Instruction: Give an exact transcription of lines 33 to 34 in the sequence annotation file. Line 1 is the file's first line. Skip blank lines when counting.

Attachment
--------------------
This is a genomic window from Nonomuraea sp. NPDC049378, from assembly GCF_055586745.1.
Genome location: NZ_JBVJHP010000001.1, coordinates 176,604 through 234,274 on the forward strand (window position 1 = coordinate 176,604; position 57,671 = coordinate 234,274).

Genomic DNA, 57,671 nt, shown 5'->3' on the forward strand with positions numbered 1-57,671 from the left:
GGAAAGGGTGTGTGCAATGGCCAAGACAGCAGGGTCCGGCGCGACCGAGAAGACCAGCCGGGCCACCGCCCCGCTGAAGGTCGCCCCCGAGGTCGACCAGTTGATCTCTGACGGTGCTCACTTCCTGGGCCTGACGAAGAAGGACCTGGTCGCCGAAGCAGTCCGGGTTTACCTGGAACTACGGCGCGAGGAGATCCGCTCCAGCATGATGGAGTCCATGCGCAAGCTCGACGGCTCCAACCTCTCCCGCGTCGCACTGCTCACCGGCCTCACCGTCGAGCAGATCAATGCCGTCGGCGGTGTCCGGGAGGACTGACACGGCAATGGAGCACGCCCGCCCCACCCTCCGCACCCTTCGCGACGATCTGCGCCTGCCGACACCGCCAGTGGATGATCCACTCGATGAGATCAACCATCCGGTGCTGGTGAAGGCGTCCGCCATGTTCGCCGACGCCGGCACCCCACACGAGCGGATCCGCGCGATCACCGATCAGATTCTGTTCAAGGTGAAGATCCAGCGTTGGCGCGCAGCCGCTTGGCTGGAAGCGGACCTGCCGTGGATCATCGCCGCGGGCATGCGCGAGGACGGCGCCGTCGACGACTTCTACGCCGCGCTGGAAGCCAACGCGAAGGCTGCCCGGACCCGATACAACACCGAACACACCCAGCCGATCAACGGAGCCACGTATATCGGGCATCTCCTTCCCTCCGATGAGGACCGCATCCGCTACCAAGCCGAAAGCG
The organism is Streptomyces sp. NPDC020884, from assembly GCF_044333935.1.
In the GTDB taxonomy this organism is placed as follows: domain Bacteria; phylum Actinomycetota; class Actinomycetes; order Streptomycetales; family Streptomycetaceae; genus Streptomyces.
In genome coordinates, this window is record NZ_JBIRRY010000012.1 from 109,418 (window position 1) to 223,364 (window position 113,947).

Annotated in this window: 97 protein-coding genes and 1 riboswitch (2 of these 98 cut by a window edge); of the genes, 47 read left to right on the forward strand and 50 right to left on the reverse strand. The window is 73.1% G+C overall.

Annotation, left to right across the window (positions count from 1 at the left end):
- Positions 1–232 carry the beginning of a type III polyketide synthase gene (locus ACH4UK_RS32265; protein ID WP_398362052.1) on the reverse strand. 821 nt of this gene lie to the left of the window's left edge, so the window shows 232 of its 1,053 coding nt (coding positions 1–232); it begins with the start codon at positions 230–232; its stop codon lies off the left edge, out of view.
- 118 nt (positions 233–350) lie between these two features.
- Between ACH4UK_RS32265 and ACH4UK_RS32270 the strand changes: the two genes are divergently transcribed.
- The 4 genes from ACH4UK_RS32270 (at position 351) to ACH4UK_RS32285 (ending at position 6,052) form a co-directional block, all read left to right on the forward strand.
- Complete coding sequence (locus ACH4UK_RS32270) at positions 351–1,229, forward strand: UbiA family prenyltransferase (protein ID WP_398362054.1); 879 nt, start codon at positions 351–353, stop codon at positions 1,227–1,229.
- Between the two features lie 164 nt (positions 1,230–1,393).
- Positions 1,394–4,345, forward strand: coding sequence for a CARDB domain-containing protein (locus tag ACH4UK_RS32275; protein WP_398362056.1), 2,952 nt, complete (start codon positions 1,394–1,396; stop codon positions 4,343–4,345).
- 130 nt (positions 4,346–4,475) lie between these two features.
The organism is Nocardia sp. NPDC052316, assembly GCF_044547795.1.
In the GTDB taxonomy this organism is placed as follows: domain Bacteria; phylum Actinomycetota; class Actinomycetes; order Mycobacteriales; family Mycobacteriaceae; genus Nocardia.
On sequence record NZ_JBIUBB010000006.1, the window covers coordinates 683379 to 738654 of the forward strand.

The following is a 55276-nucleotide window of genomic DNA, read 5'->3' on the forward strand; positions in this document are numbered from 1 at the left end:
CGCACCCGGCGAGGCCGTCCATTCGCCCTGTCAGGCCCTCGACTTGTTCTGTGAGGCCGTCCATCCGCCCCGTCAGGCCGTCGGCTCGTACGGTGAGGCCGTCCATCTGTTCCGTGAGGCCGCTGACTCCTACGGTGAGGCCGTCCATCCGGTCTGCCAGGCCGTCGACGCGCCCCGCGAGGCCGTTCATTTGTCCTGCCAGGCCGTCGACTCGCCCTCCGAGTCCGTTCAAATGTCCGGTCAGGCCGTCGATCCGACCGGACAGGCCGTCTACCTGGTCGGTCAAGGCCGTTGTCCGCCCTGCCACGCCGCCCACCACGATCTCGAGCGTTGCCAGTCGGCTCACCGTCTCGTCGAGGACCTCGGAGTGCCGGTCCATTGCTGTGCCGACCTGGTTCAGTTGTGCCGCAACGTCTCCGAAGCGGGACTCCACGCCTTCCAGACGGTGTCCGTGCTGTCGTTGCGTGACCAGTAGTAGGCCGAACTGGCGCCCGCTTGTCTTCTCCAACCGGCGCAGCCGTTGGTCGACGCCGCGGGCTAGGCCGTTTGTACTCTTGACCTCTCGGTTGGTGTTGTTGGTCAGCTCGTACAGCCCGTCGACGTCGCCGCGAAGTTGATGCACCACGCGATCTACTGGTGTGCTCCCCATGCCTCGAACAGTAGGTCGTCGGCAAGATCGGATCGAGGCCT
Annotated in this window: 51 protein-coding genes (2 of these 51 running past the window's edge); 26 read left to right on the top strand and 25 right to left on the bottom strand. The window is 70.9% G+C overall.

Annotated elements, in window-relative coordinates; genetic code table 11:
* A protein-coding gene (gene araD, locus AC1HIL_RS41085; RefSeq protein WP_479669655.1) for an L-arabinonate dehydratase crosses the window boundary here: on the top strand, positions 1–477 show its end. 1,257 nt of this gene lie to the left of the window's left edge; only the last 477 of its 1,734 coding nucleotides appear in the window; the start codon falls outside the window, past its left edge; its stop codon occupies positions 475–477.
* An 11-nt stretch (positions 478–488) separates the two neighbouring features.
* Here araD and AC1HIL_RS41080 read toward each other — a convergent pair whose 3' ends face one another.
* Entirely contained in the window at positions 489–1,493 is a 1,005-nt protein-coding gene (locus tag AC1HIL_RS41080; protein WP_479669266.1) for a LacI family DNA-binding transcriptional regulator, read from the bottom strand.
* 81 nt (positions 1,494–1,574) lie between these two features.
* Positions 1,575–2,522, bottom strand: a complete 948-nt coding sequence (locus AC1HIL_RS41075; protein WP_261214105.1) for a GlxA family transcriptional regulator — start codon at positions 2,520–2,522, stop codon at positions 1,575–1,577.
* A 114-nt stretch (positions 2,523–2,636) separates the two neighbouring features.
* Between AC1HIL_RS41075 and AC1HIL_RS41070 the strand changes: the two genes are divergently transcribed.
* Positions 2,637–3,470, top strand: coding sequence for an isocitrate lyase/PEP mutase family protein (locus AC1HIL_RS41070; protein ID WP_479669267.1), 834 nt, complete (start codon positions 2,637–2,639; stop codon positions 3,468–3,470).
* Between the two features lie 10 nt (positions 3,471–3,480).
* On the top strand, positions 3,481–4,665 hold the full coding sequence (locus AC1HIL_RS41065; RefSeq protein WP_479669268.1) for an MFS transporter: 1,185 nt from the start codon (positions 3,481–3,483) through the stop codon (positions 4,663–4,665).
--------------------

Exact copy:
* Positions 2,637–3,470, top strand: coding sequence for an isocitrate lyase/PEP mutase family protein (locus AC1HIL_RS41070; protein ID WP_479669267.1), 834 nt, complete (start codon positions 2,637–2,639; stop codon positions 3,468–3,470).
* Between the two features lie 10 nt (positions 3,471–3,480).